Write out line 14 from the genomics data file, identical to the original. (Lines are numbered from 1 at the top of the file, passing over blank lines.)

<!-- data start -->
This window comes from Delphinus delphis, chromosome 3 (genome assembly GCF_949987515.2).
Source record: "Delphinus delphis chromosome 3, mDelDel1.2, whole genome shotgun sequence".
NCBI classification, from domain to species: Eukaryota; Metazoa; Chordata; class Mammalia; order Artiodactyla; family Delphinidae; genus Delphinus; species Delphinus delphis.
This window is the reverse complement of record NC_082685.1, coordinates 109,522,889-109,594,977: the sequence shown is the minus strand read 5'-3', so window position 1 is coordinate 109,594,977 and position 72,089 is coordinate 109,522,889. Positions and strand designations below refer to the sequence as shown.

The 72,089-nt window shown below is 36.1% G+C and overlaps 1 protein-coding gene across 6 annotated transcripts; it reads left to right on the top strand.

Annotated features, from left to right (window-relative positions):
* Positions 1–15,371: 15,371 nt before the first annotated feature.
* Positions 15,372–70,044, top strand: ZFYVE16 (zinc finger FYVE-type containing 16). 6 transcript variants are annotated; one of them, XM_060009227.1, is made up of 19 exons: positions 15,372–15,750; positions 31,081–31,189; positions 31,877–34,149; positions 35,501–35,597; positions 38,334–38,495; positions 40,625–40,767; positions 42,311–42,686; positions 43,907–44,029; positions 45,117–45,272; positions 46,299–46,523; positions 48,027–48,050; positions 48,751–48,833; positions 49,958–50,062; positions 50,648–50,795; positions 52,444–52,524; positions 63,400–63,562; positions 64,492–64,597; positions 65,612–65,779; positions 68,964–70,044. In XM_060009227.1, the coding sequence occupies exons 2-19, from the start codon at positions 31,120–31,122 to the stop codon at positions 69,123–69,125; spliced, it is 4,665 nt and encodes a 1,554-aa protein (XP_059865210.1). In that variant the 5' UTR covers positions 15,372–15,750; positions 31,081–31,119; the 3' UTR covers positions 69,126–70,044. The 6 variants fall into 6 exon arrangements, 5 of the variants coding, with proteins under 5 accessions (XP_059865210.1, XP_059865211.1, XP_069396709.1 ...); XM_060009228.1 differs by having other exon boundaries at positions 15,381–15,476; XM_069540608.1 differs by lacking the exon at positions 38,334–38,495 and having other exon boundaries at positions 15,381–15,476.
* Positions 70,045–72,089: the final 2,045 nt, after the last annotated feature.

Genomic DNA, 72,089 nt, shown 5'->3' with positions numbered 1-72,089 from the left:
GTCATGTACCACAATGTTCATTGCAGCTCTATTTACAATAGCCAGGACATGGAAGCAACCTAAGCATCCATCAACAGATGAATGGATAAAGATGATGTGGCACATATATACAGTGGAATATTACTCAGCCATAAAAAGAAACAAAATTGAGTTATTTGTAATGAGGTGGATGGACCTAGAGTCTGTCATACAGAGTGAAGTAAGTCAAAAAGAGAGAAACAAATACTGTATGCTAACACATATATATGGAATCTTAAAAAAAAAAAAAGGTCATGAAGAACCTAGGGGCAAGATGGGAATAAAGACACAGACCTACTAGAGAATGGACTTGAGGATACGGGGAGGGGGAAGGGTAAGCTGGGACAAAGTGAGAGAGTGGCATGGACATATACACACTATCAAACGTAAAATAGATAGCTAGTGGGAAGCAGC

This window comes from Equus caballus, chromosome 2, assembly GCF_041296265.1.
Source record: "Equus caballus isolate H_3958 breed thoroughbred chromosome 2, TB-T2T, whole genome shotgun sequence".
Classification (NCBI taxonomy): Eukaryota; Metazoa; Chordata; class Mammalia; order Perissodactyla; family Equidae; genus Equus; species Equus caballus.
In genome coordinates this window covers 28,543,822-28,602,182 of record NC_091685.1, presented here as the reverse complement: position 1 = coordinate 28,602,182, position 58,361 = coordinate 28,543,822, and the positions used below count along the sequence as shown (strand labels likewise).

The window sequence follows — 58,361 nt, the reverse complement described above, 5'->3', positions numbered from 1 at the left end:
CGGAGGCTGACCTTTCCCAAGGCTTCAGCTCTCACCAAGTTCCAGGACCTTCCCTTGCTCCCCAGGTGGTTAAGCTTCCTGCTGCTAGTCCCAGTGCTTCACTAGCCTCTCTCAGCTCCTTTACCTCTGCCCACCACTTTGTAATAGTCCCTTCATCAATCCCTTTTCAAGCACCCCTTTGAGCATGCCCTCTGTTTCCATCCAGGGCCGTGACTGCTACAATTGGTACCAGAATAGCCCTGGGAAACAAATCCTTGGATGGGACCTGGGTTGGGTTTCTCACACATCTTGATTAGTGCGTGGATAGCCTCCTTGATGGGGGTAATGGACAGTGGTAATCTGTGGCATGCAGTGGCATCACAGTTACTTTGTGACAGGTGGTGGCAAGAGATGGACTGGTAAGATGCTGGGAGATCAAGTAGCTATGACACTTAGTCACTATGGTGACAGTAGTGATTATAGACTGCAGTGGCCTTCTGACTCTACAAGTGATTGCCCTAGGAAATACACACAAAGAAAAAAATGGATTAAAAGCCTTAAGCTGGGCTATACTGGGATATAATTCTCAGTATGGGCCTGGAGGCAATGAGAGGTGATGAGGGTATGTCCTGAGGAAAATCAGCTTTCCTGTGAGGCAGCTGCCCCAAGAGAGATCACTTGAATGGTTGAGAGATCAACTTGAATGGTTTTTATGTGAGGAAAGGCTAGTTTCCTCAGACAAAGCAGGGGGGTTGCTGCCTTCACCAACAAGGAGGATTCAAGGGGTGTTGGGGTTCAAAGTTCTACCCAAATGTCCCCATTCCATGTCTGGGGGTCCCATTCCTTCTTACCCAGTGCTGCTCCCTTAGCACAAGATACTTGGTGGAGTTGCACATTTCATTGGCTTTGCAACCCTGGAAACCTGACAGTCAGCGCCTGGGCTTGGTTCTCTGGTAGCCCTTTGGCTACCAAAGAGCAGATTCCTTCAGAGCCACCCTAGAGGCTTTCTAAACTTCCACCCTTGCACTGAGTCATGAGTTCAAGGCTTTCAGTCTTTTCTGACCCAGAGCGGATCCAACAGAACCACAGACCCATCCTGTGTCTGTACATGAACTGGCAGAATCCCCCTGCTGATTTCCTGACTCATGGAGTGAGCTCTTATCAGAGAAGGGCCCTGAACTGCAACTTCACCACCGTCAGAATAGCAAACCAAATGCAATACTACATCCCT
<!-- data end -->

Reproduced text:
Classification (NCBI taxonomy): Eukaryota; Metazoa; Chordata; class Mammalia; order Perissodactyla; family Equidae; genus Equus; species Equus caballus.